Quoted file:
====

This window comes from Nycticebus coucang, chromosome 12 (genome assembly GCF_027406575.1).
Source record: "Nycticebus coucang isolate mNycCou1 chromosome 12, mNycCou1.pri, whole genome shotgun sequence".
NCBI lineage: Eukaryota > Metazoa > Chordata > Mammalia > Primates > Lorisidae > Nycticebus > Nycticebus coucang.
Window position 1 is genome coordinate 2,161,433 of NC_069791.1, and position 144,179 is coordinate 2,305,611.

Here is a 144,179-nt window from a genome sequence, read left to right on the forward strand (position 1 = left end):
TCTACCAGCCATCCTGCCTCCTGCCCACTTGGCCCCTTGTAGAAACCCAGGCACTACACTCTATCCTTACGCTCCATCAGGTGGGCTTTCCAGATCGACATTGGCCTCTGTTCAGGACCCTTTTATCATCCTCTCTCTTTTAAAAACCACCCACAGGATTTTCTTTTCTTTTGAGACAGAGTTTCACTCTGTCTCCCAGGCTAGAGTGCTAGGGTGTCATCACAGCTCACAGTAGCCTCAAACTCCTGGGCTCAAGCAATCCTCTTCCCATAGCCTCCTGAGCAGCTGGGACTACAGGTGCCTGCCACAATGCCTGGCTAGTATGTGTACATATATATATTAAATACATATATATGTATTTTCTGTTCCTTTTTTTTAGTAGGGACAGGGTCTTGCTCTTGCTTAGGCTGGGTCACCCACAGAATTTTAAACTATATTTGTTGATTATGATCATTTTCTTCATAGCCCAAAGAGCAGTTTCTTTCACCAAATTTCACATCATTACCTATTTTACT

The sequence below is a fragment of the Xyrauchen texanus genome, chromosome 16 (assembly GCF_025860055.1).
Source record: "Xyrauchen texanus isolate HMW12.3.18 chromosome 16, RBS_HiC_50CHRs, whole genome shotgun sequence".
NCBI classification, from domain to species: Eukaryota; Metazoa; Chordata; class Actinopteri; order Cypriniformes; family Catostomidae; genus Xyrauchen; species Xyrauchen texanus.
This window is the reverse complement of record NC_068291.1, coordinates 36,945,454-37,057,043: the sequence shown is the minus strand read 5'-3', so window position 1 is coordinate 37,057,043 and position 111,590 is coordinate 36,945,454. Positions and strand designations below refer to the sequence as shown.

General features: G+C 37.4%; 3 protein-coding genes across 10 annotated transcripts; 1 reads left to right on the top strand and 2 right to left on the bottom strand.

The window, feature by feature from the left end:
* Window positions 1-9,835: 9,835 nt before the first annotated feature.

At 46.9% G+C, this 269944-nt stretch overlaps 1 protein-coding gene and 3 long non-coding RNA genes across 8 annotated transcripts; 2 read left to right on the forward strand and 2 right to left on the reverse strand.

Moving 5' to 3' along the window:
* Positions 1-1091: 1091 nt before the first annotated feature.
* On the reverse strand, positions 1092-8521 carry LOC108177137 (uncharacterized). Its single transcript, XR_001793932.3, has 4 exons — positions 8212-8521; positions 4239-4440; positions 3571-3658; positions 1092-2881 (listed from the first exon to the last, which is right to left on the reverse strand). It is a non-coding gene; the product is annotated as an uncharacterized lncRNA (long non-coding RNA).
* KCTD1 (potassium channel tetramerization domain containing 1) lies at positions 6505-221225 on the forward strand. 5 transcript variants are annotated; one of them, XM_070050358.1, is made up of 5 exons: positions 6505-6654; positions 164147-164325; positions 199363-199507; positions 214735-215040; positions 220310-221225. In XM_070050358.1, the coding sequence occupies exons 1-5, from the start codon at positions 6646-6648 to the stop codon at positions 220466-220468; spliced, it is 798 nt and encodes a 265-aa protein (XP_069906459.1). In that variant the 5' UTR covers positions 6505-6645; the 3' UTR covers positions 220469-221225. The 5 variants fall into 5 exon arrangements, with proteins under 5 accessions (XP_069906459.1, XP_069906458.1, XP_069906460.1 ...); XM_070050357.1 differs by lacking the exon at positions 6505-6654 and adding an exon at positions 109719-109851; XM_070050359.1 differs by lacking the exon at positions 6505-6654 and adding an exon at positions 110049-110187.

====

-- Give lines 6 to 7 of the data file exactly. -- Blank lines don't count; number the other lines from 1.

TCTACCAGCCATCCTGCCTCCTGCCCACTTGGCCCCTTGTAGAAACCCAGGCACTACACTCTATCCTTACGCTCCATCAGGTGGGCTTTCCAGATCGACATTGGCCTCTGTTCAGGACCCTTTTATCATCCTCTCTCTTTTAAAAACCACCCACAGGATTTTCTTTTCTTTTGAGACAGAGTTTCACTCTGTCTCCCAGGCTAGAGTGCTAGGGTGTCATCACAGCTCACAGTAGCCTCAAACTCCTGGGCTCAAGCAATCCTCTTCCCATAGCCTCCTGAGCAGCTGGGACTACAGGTGCCTGCCACAATGCCTGGCTAGTATGTGTACATATATATATTAAATACATATATATGTATTTTCTGTTCCTTTTTTTTAGTAGGGACAGGGTCTTGCTCTTGCTTAGGCTGGGTCACCCACAGAATTTTAAACTATATTTGTTGATTATGATCATTTTCTTCATAGCCCAAAGAGCAGTTTCTTTCACCAAATTTCACATCATTACCTATTTTACT

The sequence below is a fragment of the Xyrauchen texanus genome, chromosome 16 (assembly GCF_025860055.1).